(via The Ethicurean)
The Economist takes aim at high fructose corn syrup, which suggests that fructose, and not fat, is a major contributor to obesity.
It's an op-ed piece, so there's a lack of citations, but if it's true that there are good sugars (glucose) and bad sugars (fructose), there's even more reason for me to spend ten minutes in the bread aisle at Andronico's reading ingredients trying to find a loaf of bread under $4 that doesn't use HFCS.
Just reading about the hormonal effects of HFCS makes my innards hurt.
And in the last paragraph, I like the backhanded swipe at America's plan to produce biofuels from corn. "Misguided government policy" they call it. I'll have to do some more reading, because I'm not sure if they are calling it misguided because this country's agri-corn future will starve more Mexican campesinos, or because it will make corn even more dominant in our economy, or because it's a losing cause next to switchgrass as a biofuel, or because the Economist just assumes that since the US can't find its way out of a paper bag/land war in Asia, that it couldn't possibly execute a sensible energy policy.
Friday, May 25, 2007
Friday, May 11, 2007
From a review by Ralph Shorto in the New York Times Book Review:
Not long after the Pilgrims set anchor in the harbor they called Plymouth in 1620, the Wampanoag leader Massasoit paid them a visit near their makeshift settlement and made a wary offer of friendship. It took several months for two of the Pilgrims to venture into the wilderness and return the gesture. When they
did, they noticed circular pits alongside the trails, which, the natives told them, were storytelling devices. Each of these "memory holes" was dug at a place where a remarkable act had occurred; every time Indians passed by these spots, they recounted the deeds. The Pilgrims, Nathaniel Philbrick says in his vivid and remarkably fresh retelling of the story of the earnest band of English men and women who became saddled with the sobriquet of America's founders, "began to see that they were traversing a mythic land, where a sense of community extended far into the distant past."
Wednesday, May 09, 2007
(photo by something.from.nancy)
He looks harmless enough.
His first CD, Ralph's World, had melodic covers of the Winnie the Pooh theme, Roger Miller's "You Can't Roller Skate in a Buffalo Her," a toddler friendly version of "Shake Your Booty," and a couple of winning originals. He's ranked up there with Justin Roberts as heir to the King of Preschool Rock and Roll.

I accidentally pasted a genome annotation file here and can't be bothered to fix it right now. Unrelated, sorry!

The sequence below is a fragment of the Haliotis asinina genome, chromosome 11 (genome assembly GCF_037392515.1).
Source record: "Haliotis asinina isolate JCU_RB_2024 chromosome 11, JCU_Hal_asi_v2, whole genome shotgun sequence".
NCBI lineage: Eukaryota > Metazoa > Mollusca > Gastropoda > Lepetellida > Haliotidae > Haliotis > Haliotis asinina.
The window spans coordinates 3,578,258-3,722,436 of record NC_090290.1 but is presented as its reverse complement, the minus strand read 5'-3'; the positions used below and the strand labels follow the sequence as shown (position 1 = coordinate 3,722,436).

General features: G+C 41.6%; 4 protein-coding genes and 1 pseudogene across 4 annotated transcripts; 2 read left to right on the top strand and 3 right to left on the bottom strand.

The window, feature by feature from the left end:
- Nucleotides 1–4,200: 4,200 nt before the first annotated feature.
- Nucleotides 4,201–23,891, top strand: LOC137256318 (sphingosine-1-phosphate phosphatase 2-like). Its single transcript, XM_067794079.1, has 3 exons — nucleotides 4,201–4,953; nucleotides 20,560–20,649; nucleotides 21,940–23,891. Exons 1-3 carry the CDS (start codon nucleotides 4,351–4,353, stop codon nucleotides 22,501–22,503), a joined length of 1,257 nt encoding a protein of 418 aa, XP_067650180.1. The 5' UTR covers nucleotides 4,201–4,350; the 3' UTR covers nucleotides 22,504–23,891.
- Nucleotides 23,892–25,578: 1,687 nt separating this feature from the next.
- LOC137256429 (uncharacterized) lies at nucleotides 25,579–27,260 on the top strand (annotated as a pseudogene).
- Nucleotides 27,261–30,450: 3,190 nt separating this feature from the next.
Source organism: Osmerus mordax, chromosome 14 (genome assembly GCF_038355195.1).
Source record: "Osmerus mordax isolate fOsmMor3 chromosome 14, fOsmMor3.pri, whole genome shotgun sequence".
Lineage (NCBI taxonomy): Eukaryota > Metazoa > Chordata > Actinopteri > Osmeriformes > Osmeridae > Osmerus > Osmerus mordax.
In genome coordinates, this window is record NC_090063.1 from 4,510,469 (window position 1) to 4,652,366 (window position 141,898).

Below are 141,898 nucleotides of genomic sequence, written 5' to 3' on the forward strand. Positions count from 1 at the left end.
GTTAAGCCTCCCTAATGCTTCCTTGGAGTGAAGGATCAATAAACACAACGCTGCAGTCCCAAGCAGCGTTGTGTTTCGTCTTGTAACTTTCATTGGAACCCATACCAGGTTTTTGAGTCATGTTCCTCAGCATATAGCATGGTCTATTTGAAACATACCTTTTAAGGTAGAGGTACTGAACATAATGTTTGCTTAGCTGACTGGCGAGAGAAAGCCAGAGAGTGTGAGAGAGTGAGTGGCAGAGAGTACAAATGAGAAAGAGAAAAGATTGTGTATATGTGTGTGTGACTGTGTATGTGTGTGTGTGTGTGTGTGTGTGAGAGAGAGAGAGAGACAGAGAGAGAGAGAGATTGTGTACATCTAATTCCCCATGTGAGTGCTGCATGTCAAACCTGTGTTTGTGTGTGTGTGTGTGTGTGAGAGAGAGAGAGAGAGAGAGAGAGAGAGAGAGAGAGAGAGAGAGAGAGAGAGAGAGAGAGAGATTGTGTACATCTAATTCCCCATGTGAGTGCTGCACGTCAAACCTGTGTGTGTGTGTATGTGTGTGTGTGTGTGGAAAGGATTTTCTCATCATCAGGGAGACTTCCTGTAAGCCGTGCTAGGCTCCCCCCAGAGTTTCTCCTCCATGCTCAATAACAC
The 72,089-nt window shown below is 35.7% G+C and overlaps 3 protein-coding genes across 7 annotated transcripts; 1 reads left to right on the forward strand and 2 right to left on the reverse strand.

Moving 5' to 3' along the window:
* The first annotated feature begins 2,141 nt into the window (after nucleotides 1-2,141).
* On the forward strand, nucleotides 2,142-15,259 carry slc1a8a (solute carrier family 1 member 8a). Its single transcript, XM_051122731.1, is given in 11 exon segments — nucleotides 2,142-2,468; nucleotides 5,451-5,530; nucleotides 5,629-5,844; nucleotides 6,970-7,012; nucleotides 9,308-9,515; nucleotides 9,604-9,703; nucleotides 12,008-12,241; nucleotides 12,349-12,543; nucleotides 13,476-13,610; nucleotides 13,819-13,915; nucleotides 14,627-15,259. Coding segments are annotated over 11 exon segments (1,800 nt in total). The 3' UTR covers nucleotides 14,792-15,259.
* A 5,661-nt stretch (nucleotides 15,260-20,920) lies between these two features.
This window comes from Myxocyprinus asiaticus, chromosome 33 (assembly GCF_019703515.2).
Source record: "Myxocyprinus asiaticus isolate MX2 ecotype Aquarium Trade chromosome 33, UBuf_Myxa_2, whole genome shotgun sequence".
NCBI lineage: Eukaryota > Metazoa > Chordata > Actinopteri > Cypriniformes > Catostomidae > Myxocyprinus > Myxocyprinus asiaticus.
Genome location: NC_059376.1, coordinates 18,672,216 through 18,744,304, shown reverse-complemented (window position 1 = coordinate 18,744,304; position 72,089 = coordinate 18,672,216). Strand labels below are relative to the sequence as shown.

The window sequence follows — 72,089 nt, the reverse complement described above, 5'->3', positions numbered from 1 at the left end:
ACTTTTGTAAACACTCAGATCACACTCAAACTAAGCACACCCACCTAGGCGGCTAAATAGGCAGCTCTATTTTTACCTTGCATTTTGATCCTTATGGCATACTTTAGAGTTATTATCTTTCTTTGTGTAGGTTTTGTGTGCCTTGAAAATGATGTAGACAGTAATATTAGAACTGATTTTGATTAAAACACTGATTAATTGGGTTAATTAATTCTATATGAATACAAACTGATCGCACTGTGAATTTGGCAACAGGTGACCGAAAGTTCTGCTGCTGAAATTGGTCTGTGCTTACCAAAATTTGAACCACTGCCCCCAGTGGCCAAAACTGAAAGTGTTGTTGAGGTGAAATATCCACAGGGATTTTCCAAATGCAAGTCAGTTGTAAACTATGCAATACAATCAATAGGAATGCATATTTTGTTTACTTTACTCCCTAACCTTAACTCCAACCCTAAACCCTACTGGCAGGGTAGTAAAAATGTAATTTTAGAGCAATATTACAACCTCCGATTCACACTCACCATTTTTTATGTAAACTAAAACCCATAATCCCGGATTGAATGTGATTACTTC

So when our neighbor passed on a pair of tickets won on-- of all places, our neighborhood college station KALX-- I said sure, why not go see Ralph's World?
After all, Deirdre was out of town. The boys deserved an adventure, and the Great American Music Hall was promising breakfast with this 9:30 am show! (I checked the web site: Rice Krispies is a co-sponsor of the tour, along with the House of Blues. I correctly guessed that breakfast would be a bowl of rice krispies. Actually, it was a beer cup full of rice krispies. So I had fed the kids beforehand)
So can Ralph Covert and his band pack the GAMH at 10 am on a Sunday morning?
Yes, yes he can.
Is the GAMH bar open at that hour?
Yes, yes it is.
Bloody Marys seemed the parents' drink of choice. And the kids bopped and clapped and hopped and swayed to Ralph's music.
The other kids, I mean.
Our kids stood frozen with their hands over their ears in dismay.
The GAMH sound techs had the sound turned up to eleven. It was louder than any band I've ever heard there, like "All Wrecked Up" (Granted, Ralph's World has a full drum kit, and an electric bass) (hmm. With the possible exception of Vise Grip and the Ambassadors of Swing). Ralph proudly announced to the kids that their parents were sharing with them the joys of a true rock concert, and he was happy to initiate them, presumably with steel-warping volume.
After three songs we ducked to the sides where we grabbed an empty table partly sheltered from the direct blast of the overhead speakers. The waitstaff helpfully offered earplugs, which Liam liked. Ro-Ro tolerated them for two songs, still with his hands over his ears.
If we had known more songs it would have been fun. Instead, it was kind of like being assaulted with sound. And wondering why all the other kids weren't huddling in a fetal position.
We left after 40 minutes, but we did learn one new song: one song, so peppy, so full of zest, we can't help singing it four days later: "We are Ants." (Link to YouTube video concert footage. Imagine this same song, eight times louder, and in the dark)